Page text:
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Characterization of the effects of obese human serum in mice hypothalamic microglial cell lineage

Grant number: 20/01662-0
Support type:Scholarships in Brazil - Scientific Initiation
Effective date (Start): August 01, 2020
Effective date (End): July 31, 2022
Field of knowledge:Biological Sciences - Physiology - Physiology of Organs and Systems
Principal researcher:Michelle Darrieux Sampaio Bertoncini
Grantee:Catarina de Almeida Lustosa
Home Institution: Universidade São Francisco (USF). Campus Bragança Paulista. Bragança Paulista , SP, Brazil

Abstract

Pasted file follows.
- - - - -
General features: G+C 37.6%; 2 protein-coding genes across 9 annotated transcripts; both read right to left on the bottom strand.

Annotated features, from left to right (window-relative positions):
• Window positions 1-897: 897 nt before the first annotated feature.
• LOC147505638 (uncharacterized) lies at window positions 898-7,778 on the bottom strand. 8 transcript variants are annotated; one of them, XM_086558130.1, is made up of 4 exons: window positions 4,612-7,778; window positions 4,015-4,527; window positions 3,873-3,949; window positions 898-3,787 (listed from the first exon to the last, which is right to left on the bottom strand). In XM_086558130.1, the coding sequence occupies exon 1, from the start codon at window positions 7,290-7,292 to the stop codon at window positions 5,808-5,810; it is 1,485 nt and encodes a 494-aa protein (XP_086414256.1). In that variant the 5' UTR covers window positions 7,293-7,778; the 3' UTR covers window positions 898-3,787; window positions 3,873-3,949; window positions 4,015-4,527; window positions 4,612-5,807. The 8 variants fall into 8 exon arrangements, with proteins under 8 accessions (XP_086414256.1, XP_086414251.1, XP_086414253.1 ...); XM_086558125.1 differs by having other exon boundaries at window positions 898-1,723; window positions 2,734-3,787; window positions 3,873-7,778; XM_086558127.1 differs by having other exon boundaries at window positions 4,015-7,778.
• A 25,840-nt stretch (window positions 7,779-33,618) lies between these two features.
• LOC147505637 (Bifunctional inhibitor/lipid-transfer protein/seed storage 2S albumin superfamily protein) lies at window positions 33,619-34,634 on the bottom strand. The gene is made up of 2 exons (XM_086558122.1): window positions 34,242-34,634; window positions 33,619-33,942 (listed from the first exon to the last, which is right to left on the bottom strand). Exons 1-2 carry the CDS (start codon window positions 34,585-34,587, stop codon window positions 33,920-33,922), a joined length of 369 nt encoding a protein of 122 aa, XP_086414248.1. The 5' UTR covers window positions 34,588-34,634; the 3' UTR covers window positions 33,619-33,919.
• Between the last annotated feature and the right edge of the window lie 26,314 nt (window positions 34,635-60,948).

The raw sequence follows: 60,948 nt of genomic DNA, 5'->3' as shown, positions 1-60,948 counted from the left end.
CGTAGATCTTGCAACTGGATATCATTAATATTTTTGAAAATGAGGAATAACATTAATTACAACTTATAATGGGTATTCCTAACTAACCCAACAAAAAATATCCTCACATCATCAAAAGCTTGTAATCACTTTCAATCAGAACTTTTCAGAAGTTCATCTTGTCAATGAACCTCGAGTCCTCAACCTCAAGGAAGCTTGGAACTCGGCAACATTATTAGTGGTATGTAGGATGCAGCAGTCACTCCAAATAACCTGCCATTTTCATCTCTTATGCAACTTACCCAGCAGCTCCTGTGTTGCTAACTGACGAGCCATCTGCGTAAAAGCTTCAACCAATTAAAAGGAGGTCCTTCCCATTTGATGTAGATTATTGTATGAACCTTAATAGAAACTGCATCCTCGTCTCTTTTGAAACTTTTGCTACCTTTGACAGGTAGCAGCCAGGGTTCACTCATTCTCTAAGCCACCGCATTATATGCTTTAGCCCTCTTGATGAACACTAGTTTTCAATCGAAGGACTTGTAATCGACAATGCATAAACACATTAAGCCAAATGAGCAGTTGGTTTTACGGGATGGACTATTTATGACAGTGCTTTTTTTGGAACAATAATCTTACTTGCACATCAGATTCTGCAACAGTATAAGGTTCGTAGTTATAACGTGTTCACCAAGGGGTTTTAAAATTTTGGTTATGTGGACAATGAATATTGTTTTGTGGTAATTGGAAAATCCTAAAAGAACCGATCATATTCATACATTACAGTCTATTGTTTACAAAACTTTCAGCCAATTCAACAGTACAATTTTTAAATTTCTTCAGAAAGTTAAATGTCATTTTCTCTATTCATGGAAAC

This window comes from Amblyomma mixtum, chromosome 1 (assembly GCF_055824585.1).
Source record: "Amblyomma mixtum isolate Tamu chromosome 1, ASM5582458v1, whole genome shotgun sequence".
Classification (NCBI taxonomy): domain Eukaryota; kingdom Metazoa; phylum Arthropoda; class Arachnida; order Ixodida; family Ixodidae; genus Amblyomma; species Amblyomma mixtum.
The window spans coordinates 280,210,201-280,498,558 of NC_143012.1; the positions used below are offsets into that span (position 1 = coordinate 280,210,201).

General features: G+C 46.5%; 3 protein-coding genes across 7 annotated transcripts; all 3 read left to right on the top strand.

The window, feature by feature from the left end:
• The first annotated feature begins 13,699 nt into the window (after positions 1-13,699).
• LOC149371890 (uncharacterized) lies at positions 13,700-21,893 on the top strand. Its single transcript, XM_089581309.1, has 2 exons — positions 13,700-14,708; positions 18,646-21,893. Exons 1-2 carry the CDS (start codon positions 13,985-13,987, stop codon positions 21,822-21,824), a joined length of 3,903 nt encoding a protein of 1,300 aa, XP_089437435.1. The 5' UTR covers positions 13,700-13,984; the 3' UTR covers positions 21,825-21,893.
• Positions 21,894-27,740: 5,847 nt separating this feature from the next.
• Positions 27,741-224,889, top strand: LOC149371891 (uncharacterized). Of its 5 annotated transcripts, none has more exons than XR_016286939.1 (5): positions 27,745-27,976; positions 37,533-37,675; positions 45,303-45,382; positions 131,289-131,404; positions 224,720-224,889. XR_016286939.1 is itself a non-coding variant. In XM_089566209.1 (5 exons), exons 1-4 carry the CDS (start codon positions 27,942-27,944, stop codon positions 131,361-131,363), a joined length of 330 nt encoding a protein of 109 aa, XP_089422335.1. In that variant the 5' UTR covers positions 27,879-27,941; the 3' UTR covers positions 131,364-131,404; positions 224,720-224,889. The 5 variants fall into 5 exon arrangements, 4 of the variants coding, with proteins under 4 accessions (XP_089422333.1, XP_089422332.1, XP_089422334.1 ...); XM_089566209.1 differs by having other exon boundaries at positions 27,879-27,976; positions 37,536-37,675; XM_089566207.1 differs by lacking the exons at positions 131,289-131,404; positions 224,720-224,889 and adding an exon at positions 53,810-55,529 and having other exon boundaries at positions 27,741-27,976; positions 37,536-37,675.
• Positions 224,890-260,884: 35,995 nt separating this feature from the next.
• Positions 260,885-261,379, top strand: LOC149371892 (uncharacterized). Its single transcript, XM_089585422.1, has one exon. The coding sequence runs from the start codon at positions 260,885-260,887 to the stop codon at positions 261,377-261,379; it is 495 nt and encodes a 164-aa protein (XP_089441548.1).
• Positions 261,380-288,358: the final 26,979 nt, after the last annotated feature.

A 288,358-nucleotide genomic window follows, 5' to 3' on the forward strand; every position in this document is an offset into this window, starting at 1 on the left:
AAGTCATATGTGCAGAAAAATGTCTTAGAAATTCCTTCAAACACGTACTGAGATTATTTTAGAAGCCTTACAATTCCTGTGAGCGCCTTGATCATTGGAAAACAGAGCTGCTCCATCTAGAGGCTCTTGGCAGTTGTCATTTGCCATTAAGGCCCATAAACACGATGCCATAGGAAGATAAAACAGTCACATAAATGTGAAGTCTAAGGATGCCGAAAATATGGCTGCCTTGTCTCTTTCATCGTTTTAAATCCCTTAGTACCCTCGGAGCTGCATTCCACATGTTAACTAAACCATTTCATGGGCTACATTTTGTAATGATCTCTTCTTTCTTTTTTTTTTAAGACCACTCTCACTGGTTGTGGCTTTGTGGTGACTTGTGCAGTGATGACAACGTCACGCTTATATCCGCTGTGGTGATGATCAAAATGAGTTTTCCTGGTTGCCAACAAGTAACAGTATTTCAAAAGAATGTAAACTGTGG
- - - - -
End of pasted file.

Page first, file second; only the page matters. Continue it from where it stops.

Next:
Obesity is a disease characterized by the accumulation of white adipose tissue in proportions capable of causing damage to the individual's health, which can increase the risk of the appearance of comorbidities such as hypertension, diabetes mellitus type 2, dyslipidemia, atherosclerosis, joint and muscle problems, respiratory failure and some types of cancer. Obesity has become one of the world's major health concerns, taking into account that approximately 650 million individuals are obese. The saturated fats increasingly present in the western diet can bind to specific receptors in the hypothalamus and activate pro-inflammatory pathways mediated by microglia, which are the macrophages responsible for the immune response in the central nervous system. Recent studies have shown the importance of microglia for the control of energy homeostasis, for the susceptibility to diet-induced obesity and the maintenance of body weight, but the mechanisms by which the activation of microglia results in hypothalamic inflammation and dysfunction are still unknown. This study aims to perform translational analysis of the inflammatory cytokines profile in mice microglia cell culture stimulated with human serum in different nutritional stages (eutrophic, overweight and obese). We expect this study will contribute to the understanding of hypothalamic inflammation and dysfunction in response to saturated fat and aid in the search for effective therapeutic targets for the prevention and treatment of diet-induced obesity, improving the quality of the population's health.

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